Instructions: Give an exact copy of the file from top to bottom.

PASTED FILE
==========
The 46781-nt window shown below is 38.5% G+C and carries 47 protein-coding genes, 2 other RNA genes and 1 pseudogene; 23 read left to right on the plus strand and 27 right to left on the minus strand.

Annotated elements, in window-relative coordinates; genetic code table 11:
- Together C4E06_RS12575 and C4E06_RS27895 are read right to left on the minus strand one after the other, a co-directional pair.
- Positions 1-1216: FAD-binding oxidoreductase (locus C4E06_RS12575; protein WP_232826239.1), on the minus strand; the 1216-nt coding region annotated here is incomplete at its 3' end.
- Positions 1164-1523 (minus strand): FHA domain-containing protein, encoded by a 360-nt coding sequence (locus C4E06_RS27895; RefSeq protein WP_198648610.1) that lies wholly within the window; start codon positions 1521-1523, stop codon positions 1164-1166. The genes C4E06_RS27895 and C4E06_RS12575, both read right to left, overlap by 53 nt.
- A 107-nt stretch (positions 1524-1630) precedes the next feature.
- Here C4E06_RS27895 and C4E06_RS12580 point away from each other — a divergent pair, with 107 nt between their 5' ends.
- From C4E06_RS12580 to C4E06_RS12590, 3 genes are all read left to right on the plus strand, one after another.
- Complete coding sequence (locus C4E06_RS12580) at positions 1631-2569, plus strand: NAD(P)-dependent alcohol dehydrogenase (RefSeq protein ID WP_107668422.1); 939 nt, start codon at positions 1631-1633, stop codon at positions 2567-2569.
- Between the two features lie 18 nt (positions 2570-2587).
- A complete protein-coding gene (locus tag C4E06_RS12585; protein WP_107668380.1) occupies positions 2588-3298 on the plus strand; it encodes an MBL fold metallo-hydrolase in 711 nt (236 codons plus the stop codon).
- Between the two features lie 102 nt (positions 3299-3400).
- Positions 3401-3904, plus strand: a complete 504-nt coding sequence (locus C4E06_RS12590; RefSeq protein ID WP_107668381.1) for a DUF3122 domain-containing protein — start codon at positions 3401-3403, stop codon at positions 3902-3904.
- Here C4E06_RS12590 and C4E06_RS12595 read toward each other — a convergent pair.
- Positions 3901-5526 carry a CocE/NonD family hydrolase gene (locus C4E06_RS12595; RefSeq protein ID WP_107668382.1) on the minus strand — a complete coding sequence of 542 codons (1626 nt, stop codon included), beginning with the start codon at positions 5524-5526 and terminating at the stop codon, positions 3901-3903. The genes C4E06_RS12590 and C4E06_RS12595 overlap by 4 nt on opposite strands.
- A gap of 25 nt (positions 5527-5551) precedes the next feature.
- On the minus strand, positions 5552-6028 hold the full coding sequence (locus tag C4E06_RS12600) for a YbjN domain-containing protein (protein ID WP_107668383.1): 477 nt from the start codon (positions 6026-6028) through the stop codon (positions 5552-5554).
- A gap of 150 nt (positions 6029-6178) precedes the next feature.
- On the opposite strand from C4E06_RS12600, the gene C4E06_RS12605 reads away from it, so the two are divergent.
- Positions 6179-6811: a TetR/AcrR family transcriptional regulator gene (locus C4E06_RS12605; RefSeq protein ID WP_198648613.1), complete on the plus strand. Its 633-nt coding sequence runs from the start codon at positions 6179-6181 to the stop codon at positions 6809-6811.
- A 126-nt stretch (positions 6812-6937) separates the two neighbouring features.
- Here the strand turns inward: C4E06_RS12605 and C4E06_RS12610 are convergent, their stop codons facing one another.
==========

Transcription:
The 46781-nt window shown below is 38.5% G+C and carries 47 protein-coding genes, 2 other RNA genes and 1 pseudogene; 23 read left to right on the plus strand and 27 right to left on the minus strand.

Annotated elements, in window-relative coordinates; genetic code table 11:
- Together C4E06_RS12575 and C4E06_RS27895 are read right to left on the minus strand one after the other, a co-directional pair.
- Positions 1-1216: FAD-binding oxidoreductase (locus C4E06_RS12575; protein WP_232826239.1), on the minus strand; the 1216-nt coding region annotated here is incomplete at its 3' end.
- Positions 1164-1523 (minus strand): FHA domain-containing protein, encoded by a 360-nt coding sequence (locus C4E06_RS27895; RefSeq protein WP_198648610.1) that lies wholly within the window; start codon positions 1521-1523, stop codon positions 1164-1166. The genes C4E06_RS27895 and C4E06_RS12575, both read right to left, overlap by 53 nt.
- A 107-nt stretch (positions 1524-1630) precedes the next feature.
- Here C4E06_RS27895 and C4E06_RS12580 point away from each other — a divergent pair, with 107 nt between their 5' ends.
- From C4E06_RS12580 to C4E06_RS12590, 3 genes are all read left to right on the plus strand, one after another.
- Complete coding sequence (locus C4E06_RS12580) at positions 1631-2569, plus strand: NAD(P)-dependent alcohol dehydrogenase (RefSeq protein ID WP_107668422.1); 939 nt, start codon at positions 1631-1633, stop codon at positions 2567-2569.
- Between the two features lie 18 nt (positions 2570-2587).
- A complete protein-coding gene (locus tag C4E06_RS12585; protein WP_107668380.1) occupies positions 2588-3298 on the plus strand; it encodes an MBL fold metallo-hydrolase in 711 nt (236 codons plus the stop codon).
- Between the two features lie 102 nt (positions 3299-3400).
- Positions 3401-3904, plus strand: a complete 504-nt coding sequence (locus C4E06_RS12590; RefSeq protein ID WP_107668381.1) for a DUF3122 domain-containing protein — start codon at positions 3401-3403, stop codon at positions 3902-3904.
- Here C4E06_RS12590 and C4E06_RS12595 read toward each other — a convergent pair.
- Positions 3901-5526 carry a CocE/NonD family hydrolase gene (locus C4E06_RS12595; RefSeq protein ID WP_107668382.1) on the minus strand — a complete coding sequence of 542 codons (1626 nt, stop codon included), beginning with the start codon at positions 5524-5526 and terminating at the stop codon, positions 3901-3903. The genes C4E06_RS12590 and C4E06_RS12595 overlap by 4 nt on opposite strands.
- A gap of 25 nt (positions 5527-5551) precedes the next feature.
- On the minus strand, positions 5552-6028 hold the full coding sequence (locus tag C4E06_RS12600) for a YbjN domain-containing protein (protein ID WP_107668383.1): 477 nt from the start codon (positions 6026-6028) through the stop codon (positions 5552-5554).
- A gap of 150 nt (positions 6029-6178) precedes the next feature.
- On the opposite strand from C4E06_RS12600, the gene C4E06_RS12605 reads away from it, so the two are divergent.
- Positions 6179-6811: a TetR/AcrR family transcriptional regulator gene (locus C4E06_RS12605; RefSeq protein ID WP_198648613.1), complete on the plus strand. Its 633-nt coding sequence runs from the start codon at positions 6179-6181 to the stop codon at positions 6809-6811.
- A 126-nt stretch (positions 6812-6937) separates the two neighbouring features.
- Here the strand turns inward: C4E06_RS12605 and C4E06_RS12610 are convergent, their stop codons facing one another.